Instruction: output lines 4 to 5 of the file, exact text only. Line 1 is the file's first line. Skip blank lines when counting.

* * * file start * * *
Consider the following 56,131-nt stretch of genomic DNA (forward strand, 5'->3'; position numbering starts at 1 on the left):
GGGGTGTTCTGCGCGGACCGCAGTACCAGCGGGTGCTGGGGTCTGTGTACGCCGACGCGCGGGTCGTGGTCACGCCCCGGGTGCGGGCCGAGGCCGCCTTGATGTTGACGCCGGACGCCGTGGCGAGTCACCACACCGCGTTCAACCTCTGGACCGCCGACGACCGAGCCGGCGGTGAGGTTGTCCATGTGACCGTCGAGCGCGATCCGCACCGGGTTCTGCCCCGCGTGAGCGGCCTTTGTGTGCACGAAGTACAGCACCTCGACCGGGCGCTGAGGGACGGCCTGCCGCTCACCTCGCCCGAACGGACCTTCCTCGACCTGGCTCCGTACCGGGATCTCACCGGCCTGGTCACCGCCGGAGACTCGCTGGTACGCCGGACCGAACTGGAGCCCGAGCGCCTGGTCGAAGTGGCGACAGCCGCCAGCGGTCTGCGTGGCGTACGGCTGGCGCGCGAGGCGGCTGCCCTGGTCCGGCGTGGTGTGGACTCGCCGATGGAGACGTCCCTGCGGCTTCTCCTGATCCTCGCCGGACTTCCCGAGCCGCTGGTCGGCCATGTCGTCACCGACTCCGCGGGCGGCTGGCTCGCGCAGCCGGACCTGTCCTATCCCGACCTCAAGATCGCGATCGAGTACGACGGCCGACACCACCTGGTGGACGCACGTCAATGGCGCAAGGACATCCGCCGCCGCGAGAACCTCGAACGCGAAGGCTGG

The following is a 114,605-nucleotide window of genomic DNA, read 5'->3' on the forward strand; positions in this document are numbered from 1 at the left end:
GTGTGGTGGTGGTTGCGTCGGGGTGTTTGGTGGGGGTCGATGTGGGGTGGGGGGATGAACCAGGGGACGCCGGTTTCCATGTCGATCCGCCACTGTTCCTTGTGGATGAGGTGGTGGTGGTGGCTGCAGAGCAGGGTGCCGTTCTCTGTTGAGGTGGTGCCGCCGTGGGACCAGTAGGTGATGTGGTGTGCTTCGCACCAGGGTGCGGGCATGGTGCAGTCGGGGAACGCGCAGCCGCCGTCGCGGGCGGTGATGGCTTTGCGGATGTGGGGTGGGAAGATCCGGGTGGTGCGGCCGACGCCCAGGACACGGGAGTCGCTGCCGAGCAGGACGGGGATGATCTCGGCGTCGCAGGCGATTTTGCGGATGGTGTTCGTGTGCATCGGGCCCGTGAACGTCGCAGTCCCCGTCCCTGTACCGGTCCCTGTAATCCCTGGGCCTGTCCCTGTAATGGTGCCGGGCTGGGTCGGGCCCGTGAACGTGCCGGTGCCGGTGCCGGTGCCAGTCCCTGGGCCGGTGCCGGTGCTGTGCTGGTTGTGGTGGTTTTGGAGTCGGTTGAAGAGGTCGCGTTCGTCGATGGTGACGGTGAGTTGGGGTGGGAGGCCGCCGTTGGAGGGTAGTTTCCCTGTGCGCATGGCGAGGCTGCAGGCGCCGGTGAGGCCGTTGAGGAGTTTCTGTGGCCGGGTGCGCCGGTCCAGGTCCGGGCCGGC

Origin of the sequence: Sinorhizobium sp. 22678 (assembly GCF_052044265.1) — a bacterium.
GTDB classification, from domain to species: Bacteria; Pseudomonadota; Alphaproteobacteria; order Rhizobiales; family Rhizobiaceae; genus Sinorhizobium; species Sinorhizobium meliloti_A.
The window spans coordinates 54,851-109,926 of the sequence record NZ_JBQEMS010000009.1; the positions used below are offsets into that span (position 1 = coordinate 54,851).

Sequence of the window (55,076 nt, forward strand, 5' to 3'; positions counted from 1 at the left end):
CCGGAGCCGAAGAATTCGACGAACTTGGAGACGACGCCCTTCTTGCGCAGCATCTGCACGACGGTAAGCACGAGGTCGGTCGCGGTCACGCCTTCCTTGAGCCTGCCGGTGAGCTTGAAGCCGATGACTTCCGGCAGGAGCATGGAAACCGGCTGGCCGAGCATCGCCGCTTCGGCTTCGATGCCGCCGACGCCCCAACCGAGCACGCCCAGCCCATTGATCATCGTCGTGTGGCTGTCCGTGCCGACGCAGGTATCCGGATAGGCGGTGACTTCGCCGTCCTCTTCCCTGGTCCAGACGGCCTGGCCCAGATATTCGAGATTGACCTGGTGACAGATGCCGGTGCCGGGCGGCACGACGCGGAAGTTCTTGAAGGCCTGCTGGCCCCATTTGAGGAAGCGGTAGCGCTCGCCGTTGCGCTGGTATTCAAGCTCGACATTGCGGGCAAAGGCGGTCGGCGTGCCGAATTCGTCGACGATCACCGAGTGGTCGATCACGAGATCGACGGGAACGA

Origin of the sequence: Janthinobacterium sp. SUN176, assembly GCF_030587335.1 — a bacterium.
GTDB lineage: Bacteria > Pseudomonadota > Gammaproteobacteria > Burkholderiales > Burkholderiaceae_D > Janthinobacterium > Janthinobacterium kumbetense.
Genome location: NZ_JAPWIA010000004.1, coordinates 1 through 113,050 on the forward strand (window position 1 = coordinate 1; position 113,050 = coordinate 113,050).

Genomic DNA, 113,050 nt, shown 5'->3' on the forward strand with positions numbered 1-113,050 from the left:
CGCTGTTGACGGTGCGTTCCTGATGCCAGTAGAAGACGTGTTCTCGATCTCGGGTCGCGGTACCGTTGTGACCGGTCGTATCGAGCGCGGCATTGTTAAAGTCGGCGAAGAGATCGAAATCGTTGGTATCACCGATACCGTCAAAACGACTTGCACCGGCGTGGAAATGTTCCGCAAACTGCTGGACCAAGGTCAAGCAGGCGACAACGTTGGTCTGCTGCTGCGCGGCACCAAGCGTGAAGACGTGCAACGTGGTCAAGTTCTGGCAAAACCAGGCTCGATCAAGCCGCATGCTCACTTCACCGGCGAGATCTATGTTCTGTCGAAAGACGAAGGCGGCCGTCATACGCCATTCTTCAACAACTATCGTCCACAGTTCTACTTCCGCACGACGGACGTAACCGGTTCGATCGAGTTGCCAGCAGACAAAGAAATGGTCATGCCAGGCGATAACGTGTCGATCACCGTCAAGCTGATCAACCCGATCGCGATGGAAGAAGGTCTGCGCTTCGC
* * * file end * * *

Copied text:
GTGTGGTGGTGGTTGCGTCGGGGTGTTTGGTGGGGGTCGATGTGGGGTGGGGGGATGAACCAGGGGACGCCGGTTTCCATGTCGATCCGCCACTGTTCCTTGTGGATGAGGTGGTGGTGGTGGCTGCAGAGCAGGGTGCCGTTCTCTGTTGAGGTGGTGCCGCCGTGGGACCAGTAGGTGATGTGGTGTGCTTCGCACCAGGGTGCGGGCATGGTGCAGTCGGGGAACGCGCAGCCGCCGTCGCGGGCGGTGATGGCTTTGCGGATGTGGGGTGGGAAGATCCGGGTGGTGCGGCCGACGCCCAGGACACGGGAGTCGCTGCCGAGCAGGACGGGGATGATCTCGGCGTCGCAGGCGATTTTGCGGATGGTGTTCGTGTGCATCGGGCCCGTGAACGTCGCAGTCCCCGTCCCTGTACCGGTCCCTGTAATCCCTGGGCCTGTCCCTGTAATGGTGCCGGGCTGGGTCGGGCCCGTGAACGTGCCGGTGCCGGTGCCGGTGCCAGTCCCTGGGCCGGTGCCGGTGCTGTGCTGGTTGTGGTGGTTTTGGAGTCGGTTGAAGAGGTCGCGTTCGTCGATGGTGACGGTGAGTTGGGGTGGGAGGCCGCCGTTGGAGGGTAGTTTCCCTGTGCGCATGGCGAGGCTGCAGGCGCCGGTGAGGCCGTTGAGGAGTTTCTGTGGCCGGGTGCGCCGGTCCAGGTCCGGGCCGGC

Origin of the sequence: Sinorhizobium sp. 22678 (assembly GCF_052044265.1) — a bacterium.